KINGSTON, Jamaica, July 6, 2018 (CMC) – Barbados’ Prime Minister, Mia Mottley, has proposed that the process, used to verify Certificates of Recognition of CARICOM Skills Qualification, be revamped to shorten the time in which this exercise is undertaken.
This, she suggested, could be done by adjusting existing legislation, to allow the burden of proof to be shifted to the applicant, to swear to the authenticity of the certificate, and if later found to be fraudulent, to show cause why the document should not be revoked.
“If we do that simple amendment to the legislation, it means that the process, which is taking two (to) four months, can now be done within two to three days, at most, with respect to accreditation,” she said.
The Barbadian leader made the comments as she addressed the opening ceremony for the 39th Regular Meeting of the Conference of Heads of Government of CARICOM, at the Montego Bay Convention Centre on Wednesday.
The Certificate of Recognition of CARICOM Skills Qualification guarantees qualified nationals the benefit of moving and working freely across the region. The document, which is a provision under the CARICOM (Free Movement of Skilled Persons) Act, allows these privileges, without the need for a work permit or permit of stay.
Mottley lamented that the matter of accreditation and the issuance and verification of skills certificates have impeded the day-to-day lives of too many CARICOM citizens.
“This is of great concern to us…We have to change and change urgently,” she said in her maiden CARICOM speech.
Mottley pointed out that in her country, between 2006 and 2018, the Accreditation Council issued 2,039 Certificates and verified another 1,122. Out of the 3,161 certificates, only 10 were found to be fraudulent.
“In other words, 0.3 per cent of certificates that we spent months seeking to verify, were fraudulent,” she said.
Mottley stressed that in the age of technological advancements, such as block-chain technology, “we must be able to do better at real-time communication, particularly as we go forward in the issuance of skills certificates and diplomas that will allow for more ease of verification”.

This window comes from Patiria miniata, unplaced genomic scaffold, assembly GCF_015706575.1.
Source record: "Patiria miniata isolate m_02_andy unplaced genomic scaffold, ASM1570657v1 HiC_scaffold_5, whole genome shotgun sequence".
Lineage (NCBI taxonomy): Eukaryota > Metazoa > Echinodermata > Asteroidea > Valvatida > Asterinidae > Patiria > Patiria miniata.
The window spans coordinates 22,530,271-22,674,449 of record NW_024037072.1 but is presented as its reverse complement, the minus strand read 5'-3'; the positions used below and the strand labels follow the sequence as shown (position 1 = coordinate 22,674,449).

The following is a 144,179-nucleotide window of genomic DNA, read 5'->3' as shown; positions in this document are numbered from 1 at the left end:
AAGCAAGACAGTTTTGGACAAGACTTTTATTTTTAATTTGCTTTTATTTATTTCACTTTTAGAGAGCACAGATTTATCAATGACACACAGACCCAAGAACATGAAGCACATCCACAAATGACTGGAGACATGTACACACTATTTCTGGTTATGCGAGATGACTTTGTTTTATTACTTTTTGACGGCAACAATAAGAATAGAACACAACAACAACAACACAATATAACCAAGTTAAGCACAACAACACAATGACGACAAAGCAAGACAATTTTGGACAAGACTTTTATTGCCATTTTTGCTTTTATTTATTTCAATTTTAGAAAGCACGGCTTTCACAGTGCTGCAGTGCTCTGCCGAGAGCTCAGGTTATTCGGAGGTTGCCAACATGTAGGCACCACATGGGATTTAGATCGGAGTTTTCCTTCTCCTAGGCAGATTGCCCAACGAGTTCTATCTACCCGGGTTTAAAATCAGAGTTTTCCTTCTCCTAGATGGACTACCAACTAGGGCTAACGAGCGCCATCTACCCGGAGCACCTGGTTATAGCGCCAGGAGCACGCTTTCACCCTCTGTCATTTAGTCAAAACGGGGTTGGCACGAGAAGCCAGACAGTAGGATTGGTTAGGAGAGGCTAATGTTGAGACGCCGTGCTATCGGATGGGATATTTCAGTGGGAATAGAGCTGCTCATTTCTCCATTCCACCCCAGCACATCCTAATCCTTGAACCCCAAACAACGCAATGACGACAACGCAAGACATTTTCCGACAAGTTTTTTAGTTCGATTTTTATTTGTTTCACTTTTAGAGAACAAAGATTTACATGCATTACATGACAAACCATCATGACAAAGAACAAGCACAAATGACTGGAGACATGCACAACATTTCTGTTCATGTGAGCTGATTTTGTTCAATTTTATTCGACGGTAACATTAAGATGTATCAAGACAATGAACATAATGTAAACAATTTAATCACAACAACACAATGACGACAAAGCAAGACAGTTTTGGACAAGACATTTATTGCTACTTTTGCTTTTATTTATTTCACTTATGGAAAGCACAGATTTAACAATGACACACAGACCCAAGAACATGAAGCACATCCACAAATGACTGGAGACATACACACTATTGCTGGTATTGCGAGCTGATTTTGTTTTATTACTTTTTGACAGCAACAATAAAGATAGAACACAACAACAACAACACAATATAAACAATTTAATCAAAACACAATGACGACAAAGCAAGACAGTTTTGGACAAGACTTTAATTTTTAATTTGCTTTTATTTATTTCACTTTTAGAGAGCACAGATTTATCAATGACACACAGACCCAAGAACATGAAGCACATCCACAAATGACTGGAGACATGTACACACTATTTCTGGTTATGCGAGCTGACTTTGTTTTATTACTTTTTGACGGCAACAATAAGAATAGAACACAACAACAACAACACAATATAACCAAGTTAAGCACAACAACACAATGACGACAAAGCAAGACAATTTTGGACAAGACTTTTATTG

The Barbadian Prime Minister also indicated that her government will remove the visa requirements for Haitians travelling to that country, as it seeks to be more inclusive in its treatment of Caribbean Community (CARICOM) nationals.
Mottley said the stipulation “breaches the fundamental tenets that bind us together under the revised Treaty of Chaguaramas”.
“Those tenets relate to non-discrimination and relate to not treating anyone outside of the community in a more favourable manner than we treat each other in the community,” she added.
She pointed out that this arrangement is unfair, given that persons, who are not members of the community, are allowed to travel freely into the Caribbean without visas, and that Haiti “took the extraordinary step of signing the Revised Treaty of Chaguaramas and committing to a CARICOM single market and single economy”.
The Revised Treaty establishing CARICOM, including the CARICOM Single Market and Economy (CSME), was signed in 2001.
Among the objectives are improved standard of living and work in member countries; accelerated, coordinated and sustained economic development; and an organisation for increased production and productivity.
Among the key items on the agenda of the three-day meeting underway in Jamaica, are crime and violence, disaster management and climate change, and the CARICOM Single Market and Economy (CSME).